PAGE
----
By Wade Sheeler
Recently, the Warner Archive Collection released two lesser-known James Stewart films that offer a unique and unusual perspective on the actor from an especially fertile period just as he was attaining national recognition and acclaim.
Stewart’s big year was 1939. The previous year he had played the romantic lead in Frank Capra’s Best Picture winning You Can’t Take It With You. By 1939, he not only appeared in the career defining role of Senator Jefferson Smith in Mr. Smith Goes to Washington, but also offered up his familiar shy and sly country yokel with much on the ball “persona” in his first Western, the hilarious Destry Rides Again.
However, prior to 1939, Stewart had been kicking around Hollywood in bit parts and smaller character roles for years. He stood out, surprisingly, (SPOILER ALERT) as the killer in 1936’s After the Thin Man, and, equally surprising, the very unsympathetic opportunistic son of a kindly preacher in 1938’s Of Human Hearts.
An MGM period picture, Of Human Hearts tells the story of a kind but stern frontier preacher who moves to a small Ohio village on the river where the townsfolk have long since lost their “way.” It’s obvious that Preacher Wilkins (Walter Huston) and his son and wife (Beulah Bondi) are accustomed to finer living, as the town can barely pay for or provide the minimal necessities as promised to keep the family financially afloat. The son, Jason, becomes interested in the town doctor, who also happens to be the town drunk. He’s told by his provincial father to stay away, but his curiosity about medicine and healing can’t keep him far from the doctor’s side.
As the son grows up to become James Stewart, he is more restless than ever in the backwater town, and after literally coming to blows with his father about rejecting the gift of a used coat from a poor mountain woman, he leaves home to study medicine. While Preacher Huston gets older and sicker, Stewart struggles to get through school, writing home only when he needs money. The couple sells their possessions, and Stewart seems unaware of the financial burden he places on his parents. It takes the school’s janitor constantly harranging him to get Stewart to return home just in time to witness his father’s passing. Instead of motivating him to stay and help his mother, he leaves again to get his degree and immediately joins the North in the imminent Civil War.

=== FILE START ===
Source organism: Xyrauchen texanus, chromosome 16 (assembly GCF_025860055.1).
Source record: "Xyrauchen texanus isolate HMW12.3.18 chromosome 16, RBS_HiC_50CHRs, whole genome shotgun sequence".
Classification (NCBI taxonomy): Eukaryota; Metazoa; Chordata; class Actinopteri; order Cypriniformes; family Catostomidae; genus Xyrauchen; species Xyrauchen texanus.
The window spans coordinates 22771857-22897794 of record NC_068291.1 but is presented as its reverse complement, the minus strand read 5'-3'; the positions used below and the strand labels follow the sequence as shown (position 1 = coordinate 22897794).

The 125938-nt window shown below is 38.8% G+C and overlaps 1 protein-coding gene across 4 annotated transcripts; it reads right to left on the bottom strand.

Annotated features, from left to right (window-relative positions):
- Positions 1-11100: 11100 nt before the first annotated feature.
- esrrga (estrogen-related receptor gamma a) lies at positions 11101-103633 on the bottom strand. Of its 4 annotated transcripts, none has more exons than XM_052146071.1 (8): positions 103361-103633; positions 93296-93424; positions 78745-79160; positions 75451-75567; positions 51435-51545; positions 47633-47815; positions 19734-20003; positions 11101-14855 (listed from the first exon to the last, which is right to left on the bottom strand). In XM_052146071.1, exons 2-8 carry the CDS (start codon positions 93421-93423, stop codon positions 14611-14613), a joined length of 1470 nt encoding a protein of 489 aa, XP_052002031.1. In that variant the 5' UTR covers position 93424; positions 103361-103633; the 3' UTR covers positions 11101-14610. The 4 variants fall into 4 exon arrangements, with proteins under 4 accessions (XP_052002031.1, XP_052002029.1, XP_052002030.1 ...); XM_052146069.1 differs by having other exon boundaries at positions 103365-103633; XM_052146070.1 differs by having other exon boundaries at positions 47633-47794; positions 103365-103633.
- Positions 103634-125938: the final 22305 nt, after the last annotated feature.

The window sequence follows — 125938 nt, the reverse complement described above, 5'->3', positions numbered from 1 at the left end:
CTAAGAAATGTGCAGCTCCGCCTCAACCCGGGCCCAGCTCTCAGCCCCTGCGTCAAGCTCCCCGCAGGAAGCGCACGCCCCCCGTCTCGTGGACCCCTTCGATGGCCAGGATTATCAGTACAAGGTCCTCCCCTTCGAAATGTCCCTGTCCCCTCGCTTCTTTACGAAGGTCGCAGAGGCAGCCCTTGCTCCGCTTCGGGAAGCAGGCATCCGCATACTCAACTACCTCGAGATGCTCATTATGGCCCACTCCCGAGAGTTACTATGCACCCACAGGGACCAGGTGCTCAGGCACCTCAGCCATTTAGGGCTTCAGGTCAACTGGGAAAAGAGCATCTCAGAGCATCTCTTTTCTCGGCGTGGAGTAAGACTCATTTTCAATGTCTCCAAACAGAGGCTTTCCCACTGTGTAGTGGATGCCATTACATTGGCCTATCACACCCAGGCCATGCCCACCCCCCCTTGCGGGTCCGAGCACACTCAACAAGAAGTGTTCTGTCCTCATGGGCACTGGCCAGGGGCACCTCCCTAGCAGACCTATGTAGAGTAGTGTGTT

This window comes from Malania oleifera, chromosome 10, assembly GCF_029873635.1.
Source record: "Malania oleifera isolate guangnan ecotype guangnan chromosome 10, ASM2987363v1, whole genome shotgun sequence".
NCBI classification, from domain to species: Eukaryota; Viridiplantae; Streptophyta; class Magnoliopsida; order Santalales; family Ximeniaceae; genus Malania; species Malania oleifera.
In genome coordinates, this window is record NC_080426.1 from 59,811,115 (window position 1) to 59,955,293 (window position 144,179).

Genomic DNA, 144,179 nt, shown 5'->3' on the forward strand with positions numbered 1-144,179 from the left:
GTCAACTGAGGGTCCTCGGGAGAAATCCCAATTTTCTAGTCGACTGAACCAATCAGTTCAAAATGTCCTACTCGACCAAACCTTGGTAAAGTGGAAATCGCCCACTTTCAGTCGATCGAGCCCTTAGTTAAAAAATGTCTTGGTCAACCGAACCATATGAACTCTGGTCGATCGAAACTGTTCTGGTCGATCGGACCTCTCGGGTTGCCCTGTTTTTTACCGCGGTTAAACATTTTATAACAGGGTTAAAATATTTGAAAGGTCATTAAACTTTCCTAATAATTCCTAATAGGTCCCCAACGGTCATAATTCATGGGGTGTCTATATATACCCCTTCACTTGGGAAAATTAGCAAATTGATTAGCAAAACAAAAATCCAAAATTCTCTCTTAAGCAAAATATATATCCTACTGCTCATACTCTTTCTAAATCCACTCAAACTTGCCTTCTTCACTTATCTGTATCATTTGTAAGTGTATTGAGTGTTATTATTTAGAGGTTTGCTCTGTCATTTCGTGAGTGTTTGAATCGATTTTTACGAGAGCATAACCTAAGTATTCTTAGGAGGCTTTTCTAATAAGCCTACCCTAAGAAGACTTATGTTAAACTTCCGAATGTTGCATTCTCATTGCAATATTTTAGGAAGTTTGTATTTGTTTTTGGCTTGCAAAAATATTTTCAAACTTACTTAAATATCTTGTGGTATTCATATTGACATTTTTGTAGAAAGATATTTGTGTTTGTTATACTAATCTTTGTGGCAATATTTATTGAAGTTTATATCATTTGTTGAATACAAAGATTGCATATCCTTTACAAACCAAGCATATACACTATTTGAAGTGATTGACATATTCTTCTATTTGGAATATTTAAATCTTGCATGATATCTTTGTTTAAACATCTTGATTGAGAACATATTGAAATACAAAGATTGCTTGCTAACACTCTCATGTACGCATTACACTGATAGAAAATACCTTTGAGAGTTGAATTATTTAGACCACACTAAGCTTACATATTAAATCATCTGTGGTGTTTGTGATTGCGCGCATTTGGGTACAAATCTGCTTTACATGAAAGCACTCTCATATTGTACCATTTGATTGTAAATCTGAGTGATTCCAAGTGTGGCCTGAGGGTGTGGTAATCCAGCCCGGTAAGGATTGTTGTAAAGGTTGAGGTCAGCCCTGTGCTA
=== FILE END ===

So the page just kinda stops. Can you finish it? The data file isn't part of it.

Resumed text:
It takes until the third act for Stewart to realize the error of his ways and return home for good, not only to reunite with his mother, but to bring back her most prized possession: the horse her late husband trained for her, Pilgrim.
While the story reeks of high melodrama, there is an engagingly unpretentious sweetness that keeps you interested. Huston played preachers many times, most notably as the obsessive and hypocritical missionary in Rain, so the initial misconception that he will again play a fanatic is unwarranted. Interestingly, there’s a disarming sophistication to the father-son relationship at play. One would think because Stewart is a man of medicine that the two would argue over faith vs. science, but the story never goes there. Instead, the father is proud of his son pursuing a career that tends to the sick and helpless. Stewart, as well, never finds spirituality as a point of contention. In fact, both father and son’s calling has little to do with their friction, but instead, their way of looking at social castes and class. Stewart believes the family does little to “better” themselves, and takes for granted the sentimental value his parents place on their meager possessions. While Stewart ends up saving countless lives in the War, and his new methods help do away with unnecessary amputations, it takes the wisdom of Abraham Lincoln himself to set Stewart on the right path to appreciating his mother.